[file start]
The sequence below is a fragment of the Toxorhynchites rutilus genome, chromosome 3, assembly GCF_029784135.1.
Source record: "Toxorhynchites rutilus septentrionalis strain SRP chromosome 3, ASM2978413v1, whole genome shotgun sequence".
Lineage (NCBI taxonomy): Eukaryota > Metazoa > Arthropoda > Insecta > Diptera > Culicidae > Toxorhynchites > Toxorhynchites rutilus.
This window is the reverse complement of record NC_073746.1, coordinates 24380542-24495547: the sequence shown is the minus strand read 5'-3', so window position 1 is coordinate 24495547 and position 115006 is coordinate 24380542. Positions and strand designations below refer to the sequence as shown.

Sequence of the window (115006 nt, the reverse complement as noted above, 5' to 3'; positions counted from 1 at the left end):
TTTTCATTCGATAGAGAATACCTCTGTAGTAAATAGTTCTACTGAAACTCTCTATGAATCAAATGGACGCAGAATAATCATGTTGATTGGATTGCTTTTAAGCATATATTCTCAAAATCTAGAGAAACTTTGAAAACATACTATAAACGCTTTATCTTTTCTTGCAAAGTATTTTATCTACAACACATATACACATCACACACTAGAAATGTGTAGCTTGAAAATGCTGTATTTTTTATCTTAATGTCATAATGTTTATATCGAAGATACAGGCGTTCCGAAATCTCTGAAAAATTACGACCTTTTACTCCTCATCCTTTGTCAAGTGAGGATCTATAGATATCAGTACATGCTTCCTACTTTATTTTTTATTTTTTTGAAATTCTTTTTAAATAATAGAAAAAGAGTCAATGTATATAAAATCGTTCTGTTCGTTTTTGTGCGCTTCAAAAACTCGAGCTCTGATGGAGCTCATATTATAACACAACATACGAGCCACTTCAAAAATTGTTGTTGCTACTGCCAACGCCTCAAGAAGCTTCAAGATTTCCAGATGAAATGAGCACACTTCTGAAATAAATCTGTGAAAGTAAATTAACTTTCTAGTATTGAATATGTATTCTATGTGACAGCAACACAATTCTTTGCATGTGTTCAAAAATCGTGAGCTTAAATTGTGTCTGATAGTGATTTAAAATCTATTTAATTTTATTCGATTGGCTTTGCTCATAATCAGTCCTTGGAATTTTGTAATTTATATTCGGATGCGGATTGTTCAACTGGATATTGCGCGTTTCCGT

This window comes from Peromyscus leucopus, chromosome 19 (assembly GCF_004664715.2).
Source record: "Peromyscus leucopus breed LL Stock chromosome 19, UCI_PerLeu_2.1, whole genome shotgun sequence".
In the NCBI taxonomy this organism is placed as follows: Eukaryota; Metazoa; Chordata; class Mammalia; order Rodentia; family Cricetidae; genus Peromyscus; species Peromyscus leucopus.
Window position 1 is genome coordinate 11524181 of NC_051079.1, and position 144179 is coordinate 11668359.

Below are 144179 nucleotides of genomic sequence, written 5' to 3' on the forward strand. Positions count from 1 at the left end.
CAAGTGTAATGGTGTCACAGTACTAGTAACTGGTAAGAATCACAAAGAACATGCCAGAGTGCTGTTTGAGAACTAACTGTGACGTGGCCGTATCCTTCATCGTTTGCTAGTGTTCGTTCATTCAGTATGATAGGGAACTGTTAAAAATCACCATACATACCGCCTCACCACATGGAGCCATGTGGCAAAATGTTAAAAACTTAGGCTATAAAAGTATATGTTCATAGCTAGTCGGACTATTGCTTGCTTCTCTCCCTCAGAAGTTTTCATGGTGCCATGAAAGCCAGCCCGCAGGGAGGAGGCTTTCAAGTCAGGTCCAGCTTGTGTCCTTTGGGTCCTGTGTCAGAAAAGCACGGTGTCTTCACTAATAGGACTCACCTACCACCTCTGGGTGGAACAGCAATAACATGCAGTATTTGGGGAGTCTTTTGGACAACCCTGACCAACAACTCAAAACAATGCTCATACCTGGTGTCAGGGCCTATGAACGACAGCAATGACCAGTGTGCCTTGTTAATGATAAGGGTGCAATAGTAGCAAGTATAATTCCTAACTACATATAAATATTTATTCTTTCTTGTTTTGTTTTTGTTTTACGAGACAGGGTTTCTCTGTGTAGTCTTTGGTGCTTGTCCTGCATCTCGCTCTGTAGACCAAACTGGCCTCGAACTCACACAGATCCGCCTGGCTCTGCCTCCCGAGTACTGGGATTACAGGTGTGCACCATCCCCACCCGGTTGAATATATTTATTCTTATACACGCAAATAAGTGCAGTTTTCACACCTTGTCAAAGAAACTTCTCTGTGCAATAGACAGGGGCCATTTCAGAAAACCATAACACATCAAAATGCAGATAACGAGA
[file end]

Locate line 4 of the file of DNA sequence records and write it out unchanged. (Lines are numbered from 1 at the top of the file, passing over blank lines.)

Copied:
This window is the reverse complement of record NC_073746.1, coordinates 24380542-24495547: the sequence shown is the minus strand read 5'-3', so window position 1 is coordinate 24495547 and position 115006 is coordinate 24380542. Positions and strand designations below refer to the sequence as shown.